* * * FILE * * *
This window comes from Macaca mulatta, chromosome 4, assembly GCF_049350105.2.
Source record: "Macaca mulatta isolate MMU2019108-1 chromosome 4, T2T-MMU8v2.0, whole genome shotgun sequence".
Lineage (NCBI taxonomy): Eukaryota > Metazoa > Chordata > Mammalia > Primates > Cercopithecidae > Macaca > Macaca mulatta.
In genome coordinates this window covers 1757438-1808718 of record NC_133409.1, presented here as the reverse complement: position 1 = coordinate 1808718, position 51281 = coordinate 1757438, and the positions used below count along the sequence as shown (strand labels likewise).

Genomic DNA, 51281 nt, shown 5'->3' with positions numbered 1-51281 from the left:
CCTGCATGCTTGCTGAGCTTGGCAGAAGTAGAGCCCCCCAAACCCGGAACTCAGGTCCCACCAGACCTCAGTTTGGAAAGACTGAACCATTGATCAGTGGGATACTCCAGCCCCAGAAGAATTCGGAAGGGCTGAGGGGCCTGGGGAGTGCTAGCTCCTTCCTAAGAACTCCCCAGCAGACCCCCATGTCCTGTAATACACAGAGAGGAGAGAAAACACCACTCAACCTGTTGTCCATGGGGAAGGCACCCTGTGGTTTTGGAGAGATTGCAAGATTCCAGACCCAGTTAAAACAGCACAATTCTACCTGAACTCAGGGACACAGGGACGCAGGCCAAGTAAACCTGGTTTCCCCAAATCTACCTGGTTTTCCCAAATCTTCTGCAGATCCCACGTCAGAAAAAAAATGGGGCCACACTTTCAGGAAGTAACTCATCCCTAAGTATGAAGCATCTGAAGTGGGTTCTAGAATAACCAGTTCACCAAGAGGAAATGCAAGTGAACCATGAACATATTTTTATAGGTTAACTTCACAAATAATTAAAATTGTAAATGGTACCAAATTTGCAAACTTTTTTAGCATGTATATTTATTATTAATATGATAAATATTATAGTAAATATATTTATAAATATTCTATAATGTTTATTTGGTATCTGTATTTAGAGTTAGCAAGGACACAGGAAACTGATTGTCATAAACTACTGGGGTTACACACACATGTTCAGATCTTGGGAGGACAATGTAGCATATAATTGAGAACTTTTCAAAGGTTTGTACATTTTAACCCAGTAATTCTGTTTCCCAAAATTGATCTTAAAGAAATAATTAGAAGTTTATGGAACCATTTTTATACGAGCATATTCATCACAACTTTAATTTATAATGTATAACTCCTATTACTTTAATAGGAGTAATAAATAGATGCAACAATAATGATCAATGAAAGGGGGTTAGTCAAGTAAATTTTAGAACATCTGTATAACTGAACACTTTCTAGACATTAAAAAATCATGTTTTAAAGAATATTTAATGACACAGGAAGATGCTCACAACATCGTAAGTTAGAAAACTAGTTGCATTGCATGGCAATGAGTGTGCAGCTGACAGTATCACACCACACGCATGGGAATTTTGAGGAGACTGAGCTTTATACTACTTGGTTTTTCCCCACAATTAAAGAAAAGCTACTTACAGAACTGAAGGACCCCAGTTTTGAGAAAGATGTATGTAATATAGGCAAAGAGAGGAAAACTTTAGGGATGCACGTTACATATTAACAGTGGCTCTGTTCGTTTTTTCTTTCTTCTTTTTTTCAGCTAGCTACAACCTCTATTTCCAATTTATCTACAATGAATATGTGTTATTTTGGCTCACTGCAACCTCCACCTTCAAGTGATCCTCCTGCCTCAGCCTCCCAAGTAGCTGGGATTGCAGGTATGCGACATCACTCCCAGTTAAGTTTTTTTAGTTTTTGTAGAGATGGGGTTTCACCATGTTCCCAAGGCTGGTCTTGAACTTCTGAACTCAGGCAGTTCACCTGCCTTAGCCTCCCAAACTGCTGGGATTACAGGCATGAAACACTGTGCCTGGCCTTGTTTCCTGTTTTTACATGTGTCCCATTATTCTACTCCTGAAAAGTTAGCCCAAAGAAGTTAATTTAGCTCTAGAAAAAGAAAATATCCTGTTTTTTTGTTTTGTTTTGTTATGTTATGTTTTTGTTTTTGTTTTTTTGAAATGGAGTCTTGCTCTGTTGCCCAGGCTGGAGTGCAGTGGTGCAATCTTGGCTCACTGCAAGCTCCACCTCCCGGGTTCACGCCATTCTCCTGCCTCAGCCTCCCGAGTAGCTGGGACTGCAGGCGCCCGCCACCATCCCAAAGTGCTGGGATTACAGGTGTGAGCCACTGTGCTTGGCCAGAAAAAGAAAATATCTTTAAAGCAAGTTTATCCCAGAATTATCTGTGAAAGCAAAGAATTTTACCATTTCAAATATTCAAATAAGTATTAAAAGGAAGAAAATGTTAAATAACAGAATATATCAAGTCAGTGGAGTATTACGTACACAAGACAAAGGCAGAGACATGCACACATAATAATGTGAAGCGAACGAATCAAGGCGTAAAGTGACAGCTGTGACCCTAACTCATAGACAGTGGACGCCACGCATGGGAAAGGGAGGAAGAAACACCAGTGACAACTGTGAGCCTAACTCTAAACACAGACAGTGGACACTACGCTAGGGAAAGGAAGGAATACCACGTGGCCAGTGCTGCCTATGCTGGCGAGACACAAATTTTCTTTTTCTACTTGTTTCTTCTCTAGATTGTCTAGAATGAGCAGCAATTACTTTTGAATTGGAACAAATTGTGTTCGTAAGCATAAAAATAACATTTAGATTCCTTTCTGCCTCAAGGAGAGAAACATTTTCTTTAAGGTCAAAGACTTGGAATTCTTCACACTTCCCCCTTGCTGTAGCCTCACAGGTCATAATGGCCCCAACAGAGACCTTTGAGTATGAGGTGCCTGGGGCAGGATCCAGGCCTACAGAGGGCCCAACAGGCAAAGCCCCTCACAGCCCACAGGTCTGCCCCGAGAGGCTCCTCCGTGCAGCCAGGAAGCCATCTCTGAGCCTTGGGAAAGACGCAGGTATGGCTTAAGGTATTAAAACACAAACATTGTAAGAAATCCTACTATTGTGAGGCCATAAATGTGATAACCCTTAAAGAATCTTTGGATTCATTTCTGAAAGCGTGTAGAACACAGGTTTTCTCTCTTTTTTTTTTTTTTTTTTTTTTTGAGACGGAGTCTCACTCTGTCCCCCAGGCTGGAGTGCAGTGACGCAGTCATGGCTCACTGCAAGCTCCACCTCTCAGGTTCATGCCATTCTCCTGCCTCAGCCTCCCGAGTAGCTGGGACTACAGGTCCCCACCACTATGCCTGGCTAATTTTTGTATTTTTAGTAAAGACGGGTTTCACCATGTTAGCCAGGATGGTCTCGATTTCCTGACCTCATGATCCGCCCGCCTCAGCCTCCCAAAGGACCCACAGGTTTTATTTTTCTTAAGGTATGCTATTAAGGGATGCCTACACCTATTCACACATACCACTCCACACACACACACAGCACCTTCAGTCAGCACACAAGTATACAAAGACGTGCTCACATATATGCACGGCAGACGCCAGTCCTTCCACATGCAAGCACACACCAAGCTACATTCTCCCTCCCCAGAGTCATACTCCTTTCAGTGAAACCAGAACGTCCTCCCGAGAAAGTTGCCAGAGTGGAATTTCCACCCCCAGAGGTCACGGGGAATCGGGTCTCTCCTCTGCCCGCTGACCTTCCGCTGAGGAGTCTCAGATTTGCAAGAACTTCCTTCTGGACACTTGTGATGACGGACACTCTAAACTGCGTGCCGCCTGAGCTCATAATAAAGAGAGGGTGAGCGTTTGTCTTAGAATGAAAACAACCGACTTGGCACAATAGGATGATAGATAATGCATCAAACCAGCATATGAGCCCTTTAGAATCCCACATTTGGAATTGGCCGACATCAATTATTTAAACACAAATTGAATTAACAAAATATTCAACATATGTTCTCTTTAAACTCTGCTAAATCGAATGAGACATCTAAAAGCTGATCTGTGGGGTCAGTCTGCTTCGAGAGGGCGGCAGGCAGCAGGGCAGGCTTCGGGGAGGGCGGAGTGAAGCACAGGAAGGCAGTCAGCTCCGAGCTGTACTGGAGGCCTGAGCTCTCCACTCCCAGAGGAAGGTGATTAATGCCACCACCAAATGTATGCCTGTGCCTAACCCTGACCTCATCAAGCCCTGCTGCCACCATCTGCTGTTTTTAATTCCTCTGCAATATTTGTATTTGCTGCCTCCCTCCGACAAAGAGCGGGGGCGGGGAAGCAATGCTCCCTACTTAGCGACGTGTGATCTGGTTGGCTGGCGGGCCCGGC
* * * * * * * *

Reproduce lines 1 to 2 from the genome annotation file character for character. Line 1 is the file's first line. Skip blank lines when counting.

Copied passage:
This window comes from Macaca mulatta, chromosome 4, assembly GCF_049350105.2.
Source record: "Macaca mulatta isolate MMU2019108-1 chromosome 4, T2T-MMU8v2.0, whole genome shotgun sequence".